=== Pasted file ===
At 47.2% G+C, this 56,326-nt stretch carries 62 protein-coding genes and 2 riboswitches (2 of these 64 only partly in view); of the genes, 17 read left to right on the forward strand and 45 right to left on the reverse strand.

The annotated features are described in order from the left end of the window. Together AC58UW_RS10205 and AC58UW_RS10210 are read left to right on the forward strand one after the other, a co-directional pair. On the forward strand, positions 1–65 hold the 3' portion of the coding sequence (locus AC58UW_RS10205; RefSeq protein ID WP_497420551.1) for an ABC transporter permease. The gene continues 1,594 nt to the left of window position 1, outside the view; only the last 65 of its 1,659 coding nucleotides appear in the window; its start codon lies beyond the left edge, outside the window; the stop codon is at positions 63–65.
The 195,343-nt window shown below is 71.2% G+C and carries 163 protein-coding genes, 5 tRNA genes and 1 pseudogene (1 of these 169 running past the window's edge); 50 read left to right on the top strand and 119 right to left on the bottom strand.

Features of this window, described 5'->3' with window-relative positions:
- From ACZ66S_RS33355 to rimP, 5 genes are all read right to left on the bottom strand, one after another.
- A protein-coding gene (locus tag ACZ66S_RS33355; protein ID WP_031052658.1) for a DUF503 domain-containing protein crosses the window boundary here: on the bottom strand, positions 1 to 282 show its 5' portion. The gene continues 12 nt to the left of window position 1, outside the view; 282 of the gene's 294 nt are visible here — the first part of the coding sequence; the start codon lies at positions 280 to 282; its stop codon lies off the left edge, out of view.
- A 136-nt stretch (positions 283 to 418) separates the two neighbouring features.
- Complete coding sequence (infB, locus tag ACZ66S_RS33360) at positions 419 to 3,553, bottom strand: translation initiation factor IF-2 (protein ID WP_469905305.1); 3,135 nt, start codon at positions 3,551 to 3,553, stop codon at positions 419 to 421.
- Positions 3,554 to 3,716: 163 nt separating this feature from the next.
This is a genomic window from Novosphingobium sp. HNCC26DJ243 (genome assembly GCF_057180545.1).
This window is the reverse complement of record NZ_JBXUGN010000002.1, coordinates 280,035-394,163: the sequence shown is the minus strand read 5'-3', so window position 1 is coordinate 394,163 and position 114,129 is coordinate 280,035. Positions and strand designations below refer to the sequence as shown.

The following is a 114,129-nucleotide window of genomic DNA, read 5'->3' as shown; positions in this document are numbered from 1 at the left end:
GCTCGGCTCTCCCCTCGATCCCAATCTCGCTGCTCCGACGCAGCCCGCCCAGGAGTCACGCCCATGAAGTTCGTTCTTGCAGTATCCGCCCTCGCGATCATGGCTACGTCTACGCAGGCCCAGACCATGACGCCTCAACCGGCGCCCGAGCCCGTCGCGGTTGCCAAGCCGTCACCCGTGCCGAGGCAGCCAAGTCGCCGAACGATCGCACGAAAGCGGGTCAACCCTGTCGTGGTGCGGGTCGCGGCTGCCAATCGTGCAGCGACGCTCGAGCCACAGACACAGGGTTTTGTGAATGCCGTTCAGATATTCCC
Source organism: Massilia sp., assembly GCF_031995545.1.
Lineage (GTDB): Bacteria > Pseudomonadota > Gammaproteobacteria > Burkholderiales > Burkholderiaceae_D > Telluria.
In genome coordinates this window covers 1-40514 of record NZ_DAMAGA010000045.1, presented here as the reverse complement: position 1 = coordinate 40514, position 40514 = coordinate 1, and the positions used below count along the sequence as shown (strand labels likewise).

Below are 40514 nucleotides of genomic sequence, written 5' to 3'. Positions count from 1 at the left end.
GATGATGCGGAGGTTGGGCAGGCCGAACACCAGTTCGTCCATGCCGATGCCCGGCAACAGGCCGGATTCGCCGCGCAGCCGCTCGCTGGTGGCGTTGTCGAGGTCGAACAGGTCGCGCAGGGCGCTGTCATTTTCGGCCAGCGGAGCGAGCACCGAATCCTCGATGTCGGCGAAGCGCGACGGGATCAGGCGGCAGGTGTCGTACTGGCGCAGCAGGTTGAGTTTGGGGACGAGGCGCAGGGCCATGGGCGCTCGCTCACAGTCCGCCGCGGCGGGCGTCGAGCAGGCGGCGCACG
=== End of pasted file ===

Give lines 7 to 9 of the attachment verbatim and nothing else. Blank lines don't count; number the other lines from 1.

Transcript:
- A 136-nt stretch (positions 283 to 418) separates the two neighbouring features.
- Complete coding sequence (infB, locus tag ACZ66S_RS33360) at positions 419 to 3,553, bottom strand: translation initiation factor IF-2 (protein ID WP_469905305.1); 3,135 nt, start codon at positions 3,551 to 3,553, stop codon at positions 419 to 421.
- Positions 3,554 to 3,716: 163 nt separating this feature from the next.